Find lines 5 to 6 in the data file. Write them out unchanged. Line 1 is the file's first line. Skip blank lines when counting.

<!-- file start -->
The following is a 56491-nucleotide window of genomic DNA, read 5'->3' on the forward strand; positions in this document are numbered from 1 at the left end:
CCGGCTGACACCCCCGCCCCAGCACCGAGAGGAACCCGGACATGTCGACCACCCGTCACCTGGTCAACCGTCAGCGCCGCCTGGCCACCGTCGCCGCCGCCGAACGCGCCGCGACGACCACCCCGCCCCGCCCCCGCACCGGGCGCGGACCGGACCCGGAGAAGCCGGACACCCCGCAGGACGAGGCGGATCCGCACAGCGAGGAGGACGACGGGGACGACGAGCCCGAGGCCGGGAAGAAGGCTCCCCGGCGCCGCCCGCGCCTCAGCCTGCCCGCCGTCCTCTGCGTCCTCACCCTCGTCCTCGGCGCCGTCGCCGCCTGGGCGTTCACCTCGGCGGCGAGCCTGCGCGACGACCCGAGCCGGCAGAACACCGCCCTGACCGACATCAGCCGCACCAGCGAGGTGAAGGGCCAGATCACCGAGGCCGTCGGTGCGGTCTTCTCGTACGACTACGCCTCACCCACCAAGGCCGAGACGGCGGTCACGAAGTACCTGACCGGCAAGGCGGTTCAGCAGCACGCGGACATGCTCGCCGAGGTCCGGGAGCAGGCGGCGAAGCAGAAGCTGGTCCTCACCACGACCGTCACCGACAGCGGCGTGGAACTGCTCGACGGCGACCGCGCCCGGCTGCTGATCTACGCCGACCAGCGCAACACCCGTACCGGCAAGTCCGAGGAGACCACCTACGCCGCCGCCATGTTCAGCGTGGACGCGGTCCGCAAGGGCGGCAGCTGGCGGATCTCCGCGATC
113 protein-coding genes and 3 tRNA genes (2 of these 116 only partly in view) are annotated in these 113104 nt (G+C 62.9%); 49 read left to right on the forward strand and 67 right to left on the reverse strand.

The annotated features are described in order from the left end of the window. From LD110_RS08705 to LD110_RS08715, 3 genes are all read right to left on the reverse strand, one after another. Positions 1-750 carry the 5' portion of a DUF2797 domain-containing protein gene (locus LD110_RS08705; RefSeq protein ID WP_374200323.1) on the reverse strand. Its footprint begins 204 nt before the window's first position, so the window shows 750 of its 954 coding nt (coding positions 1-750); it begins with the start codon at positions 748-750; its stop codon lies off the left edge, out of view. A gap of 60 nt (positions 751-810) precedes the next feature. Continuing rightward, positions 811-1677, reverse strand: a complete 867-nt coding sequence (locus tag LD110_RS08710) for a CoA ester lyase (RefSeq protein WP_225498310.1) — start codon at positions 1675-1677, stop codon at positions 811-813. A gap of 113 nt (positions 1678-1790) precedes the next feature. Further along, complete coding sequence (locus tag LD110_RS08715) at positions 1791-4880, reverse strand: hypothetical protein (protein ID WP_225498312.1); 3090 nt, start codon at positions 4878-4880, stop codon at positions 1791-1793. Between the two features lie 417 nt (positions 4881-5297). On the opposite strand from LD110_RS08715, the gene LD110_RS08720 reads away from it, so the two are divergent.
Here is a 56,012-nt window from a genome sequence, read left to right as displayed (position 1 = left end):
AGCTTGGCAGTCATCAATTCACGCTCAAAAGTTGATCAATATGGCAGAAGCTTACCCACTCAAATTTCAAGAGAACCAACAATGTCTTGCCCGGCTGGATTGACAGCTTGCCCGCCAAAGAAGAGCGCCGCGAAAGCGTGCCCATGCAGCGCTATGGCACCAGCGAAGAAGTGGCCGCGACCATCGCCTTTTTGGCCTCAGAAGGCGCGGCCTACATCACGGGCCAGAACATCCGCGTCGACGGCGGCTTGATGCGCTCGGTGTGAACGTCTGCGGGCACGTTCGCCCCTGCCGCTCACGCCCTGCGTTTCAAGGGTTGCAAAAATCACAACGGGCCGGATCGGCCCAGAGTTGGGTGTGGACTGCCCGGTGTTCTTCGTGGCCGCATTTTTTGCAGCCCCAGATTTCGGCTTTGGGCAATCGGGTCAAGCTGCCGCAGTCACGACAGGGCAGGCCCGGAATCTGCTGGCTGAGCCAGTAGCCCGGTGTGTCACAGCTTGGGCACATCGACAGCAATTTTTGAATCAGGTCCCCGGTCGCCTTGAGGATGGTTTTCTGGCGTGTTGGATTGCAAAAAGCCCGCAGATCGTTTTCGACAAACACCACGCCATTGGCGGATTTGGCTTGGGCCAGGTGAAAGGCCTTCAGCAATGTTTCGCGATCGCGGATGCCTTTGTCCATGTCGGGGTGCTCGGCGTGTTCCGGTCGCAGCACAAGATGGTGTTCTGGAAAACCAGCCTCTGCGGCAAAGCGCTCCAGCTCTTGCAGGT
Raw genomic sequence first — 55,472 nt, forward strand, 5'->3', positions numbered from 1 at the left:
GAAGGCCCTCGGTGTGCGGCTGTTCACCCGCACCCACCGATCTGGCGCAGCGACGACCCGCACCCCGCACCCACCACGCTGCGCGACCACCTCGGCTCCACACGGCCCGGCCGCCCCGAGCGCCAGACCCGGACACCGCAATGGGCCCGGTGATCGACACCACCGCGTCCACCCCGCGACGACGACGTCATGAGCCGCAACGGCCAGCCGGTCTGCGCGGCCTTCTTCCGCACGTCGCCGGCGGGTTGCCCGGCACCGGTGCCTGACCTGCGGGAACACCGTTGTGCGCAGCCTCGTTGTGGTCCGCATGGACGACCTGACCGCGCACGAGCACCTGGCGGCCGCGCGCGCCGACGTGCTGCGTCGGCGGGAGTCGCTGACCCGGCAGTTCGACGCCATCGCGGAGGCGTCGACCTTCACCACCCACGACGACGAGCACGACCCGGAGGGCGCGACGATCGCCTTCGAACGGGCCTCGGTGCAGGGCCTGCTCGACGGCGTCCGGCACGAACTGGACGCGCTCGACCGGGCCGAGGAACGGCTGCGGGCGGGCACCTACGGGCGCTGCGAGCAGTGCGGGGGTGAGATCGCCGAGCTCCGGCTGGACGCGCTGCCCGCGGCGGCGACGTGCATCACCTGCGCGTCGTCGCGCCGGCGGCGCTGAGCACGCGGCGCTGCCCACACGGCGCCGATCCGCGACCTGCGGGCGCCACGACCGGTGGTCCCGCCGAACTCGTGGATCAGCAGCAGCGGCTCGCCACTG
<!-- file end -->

Here is a 56,012-nt window from a genome sequence, read left to right as displayed (position 1 = left end):
AGCTTGGCAGTCATCAATTCACGCTCAAAAGTTGATCAATATGGCAGAAGCTTACCCACTCAAATTTCAAGAGAACCAACAATGTCTTGCCCGGCTGGATTGACAGCTTGCCCGCCAAAGAAGAGCGCCGCGAAAGCGTGCCCATGCAGCGCTATGGCACCAGCGAAGAAGTGGCCGCGACCATCGCCTTTTTGGCCTCAGAAGGCGCGGCCTACATCACGGGCCAGAACATCCGCGTCGACGGCGGCTTGATGCGCTCGGTGTGAACGTCTGCGGGCACGTTCGCCCCTGCCGCTCACGCCCTGCGTTTCAAGGGTTGCAAAAATCACAACGGGCCGGATCGGCCCAGAGTTGGGTGTGGACTGCCCGGTGTTCTTCGTGGCCGCATTTTTTGCAGCCCCAGATTTCGGCTTTGGGCAATCGGGTCAAGCTGCCGCAGTCACGACAGGGCAGGCCCGGAATCTGCTGGCTGAGCCAGTAGCCCGGTGTGTCACAGCTTGGGCACATCGACAGCAATTTTTGAATCAGGTCCCCGGTCGCCTTGAGGATGGTTTTCTGGCGTGTTGGATTGCAAAAAGCCCGCAGATCGTTTTCGACAAACACCACGCCATTGGCGGATTTGGCTTGGGCCAGGTGAAAGGCCTTCAGCAATGTTTCGCGATCGCGGATGCCTTTGTCCATGTCGGGGTGCTCGGCGTGTTCCGGTCGCAGCACAAGATGGTGTTCTGGAAAACCAGCCTCTGCGGCAAAGCGCTCCAGCTCTTGCAGGT